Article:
form and these can be thousands of times brighter than our average (sorta)
star. They would also be very close to the Sun and one another since they
all formed from a single cloud. This could easily explain why this vast
“sea” would have appeared very blue and be describable as “waters” to a
novice.

 

…still from God's vantage point, but if so what is the firmament?

 

What did God Himself call it? Is it not Heaven, or a region of it, at
least? Why would God want to establish a region of His Heaven near Earth?
Looks to me like He had a plan from the start. I know of folks who claim to
have experienced a brief moment of time above the Earth due to the “hand” of
God or some other divine force carrying them up…. Up to Heaven.

 

Since Earth was still without form, there was no atmospheric dome-like
firmament, so I disagree with those that have that line of thinking. [Not
that I am insisting that any of my views are actually correct.]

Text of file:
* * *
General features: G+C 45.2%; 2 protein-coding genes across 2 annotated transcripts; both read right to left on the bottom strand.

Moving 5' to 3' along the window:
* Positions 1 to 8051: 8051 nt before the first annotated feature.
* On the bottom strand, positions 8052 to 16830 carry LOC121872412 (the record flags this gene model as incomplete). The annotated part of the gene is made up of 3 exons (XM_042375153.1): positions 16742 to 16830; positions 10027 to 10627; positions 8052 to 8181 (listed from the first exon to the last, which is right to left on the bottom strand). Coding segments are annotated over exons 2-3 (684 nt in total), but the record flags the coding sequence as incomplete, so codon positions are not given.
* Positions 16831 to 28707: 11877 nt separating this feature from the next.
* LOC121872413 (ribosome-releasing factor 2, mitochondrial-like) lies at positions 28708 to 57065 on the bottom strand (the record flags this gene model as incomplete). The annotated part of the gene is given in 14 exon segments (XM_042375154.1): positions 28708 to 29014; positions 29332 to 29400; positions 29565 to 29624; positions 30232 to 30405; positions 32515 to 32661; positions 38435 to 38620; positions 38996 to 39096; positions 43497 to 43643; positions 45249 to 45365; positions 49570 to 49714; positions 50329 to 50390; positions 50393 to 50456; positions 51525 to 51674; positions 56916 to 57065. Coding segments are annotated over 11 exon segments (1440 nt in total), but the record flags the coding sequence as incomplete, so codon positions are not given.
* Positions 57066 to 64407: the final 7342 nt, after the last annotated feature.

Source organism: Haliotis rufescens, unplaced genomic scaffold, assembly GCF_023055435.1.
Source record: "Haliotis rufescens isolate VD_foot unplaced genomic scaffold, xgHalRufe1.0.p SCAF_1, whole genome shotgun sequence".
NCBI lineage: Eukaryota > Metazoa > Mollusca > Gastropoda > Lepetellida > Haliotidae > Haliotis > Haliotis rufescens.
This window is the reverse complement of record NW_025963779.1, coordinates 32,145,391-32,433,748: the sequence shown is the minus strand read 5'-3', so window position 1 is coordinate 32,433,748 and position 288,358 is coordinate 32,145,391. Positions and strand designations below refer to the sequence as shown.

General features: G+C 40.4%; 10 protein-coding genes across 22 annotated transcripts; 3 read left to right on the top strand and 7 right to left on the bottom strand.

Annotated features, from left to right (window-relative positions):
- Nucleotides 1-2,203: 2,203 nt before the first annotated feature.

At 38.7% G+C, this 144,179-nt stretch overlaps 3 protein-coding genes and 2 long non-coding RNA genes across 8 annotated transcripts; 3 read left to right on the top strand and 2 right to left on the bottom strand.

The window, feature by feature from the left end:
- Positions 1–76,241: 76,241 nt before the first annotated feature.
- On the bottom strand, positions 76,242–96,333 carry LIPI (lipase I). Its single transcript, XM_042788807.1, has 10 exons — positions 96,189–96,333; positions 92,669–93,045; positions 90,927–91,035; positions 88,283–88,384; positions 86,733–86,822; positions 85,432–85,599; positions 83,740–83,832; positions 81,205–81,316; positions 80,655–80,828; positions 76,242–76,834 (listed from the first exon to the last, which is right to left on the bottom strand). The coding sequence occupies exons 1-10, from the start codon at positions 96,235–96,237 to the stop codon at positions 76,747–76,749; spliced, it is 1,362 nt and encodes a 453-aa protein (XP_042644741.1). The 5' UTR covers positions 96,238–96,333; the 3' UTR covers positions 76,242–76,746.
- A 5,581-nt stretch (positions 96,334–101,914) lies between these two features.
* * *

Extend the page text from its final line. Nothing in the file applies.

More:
And what is it dividing,…

 

It appears to be a division between another watery disk. The protosun and
its disk would not be the only star/disk in the region. Thus, the region of
Heaven (observable by our special guest of God) might appear to separate one
body of water from another. The view of these waters separating would have
required an sudden increase in the rate of time, which is a little awkward,
admittedly, but I think there is some plausibility to it.

 

And if we are going to hold God and this text to a "literal"
interpretation, why didn't God say "blue light" instead of "water"? Didn't
he know the difference?

 

But why would He say blue light? The object being observed was not blue
light, but a gasesous and dusty disk that scattered the light causing it to